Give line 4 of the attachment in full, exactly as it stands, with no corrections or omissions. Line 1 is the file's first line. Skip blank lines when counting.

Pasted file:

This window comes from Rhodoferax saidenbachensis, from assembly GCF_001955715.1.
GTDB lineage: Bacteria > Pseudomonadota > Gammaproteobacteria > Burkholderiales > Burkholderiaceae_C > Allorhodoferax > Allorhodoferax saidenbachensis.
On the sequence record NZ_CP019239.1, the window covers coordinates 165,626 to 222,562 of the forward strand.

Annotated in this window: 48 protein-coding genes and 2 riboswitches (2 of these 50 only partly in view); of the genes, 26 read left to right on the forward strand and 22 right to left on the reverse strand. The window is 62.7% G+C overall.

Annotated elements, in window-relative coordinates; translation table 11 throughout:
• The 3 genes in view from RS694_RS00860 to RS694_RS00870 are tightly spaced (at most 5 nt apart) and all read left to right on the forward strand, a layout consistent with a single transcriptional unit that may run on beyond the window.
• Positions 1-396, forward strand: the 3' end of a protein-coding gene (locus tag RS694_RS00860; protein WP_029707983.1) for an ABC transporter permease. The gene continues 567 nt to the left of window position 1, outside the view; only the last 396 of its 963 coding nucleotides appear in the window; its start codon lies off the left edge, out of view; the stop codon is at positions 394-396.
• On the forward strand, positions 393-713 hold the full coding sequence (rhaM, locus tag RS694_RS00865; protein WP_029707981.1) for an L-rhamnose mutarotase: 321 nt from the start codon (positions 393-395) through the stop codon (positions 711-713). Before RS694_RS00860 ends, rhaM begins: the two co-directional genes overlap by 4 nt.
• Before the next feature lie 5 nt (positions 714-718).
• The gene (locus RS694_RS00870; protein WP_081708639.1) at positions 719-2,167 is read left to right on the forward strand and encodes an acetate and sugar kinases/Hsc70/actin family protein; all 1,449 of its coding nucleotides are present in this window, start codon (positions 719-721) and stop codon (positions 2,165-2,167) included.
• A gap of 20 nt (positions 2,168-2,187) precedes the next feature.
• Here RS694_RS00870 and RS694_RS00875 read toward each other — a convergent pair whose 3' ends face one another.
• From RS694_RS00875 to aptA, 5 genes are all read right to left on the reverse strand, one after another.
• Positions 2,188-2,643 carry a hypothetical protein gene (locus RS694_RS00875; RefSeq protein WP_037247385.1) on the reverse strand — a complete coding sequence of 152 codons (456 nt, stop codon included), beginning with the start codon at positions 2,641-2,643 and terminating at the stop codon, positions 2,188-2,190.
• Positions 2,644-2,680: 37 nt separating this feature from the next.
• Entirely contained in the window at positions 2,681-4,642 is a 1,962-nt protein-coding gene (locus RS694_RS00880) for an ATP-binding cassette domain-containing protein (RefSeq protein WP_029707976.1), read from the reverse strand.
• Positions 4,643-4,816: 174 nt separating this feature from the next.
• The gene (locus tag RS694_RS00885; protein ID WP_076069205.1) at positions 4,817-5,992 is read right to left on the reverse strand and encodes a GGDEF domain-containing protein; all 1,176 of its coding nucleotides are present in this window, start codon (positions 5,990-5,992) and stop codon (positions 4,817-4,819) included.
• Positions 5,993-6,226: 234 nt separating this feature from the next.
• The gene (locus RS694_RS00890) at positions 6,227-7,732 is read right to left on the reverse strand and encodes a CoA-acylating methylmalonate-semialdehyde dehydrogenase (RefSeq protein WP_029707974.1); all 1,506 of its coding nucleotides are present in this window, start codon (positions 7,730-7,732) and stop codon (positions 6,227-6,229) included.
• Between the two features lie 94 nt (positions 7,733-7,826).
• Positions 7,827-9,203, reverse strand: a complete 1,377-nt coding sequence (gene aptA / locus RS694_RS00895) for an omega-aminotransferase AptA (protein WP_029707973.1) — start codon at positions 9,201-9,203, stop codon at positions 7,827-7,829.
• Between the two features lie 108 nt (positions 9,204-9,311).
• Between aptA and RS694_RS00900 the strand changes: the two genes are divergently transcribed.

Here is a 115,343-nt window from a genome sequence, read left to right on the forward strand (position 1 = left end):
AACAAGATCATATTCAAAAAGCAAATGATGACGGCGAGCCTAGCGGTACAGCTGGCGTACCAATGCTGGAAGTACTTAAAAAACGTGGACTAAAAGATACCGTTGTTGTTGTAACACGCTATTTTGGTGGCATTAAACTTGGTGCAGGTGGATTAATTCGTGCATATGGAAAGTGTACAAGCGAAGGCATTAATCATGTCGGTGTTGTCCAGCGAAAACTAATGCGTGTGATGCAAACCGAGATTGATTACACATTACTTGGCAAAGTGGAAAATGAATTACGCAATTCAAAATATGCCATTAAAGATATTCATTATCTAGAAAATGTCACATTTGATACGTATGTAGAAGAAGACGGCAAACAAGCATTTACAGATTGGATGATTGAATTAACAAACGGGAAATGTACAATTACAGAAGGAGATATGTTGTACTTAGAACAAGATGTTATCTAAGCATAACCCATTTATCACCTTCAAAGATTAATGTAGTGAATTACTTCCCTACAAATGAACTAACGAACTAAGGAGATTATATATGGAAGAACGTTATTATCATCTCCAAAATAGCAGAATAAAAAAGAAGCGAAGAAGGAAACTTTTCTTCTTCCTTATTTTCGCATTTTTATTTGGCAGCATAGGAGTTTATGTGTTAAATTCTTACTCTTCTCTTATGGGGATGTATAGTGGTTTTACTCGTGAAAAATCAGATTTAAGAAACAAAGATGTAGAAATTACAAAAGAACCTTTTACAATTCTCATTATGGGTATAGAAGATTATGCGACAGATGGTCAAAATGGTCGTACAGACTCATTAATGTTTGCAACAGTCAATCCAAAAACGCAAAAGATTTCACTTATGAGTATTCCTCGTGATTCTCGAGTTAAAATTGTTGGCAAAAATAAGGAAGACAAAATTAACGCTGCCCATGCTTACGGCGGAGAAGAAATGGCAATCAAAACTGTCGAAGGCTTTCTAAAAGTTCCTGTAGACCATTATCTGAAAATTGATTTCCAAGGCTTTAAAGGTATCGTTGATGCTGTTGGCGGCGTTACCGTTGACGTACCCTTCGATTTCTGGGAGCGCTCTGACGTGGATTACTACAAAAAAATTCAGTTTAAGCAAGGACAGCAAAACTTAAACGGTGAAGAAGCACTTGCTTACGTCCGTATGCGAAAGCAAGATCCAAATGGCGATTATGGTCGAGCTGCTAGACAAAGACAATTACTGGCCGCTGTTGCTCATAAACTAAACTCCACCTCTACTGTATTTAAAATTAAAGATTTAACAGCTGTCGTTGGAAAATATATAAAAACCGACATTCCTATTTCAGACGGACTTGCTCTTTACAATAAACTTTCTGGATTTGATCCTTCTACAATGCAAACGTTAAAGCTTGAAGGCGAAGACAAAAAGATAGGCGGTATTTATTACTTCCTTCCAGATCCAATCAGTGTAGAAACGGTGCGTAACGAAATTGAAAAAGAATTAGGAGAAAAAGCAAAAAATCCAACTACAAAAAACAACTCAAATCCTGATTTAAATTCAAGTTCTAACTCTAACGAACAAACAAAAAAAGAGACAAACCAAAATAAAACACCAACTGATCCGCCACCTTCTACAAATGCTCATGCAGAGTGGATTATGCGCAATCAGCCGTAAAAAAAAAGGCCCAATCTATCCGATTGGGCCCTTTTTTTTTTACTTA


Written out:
Annotated in this window: 48 protein-coding genes and 2 riboswitches (2 of these 50 only partly in view); of the genes, 26 read left to right on the forward strand and 22 right to left on the reverse strand. The window is 62.7% G+C overall.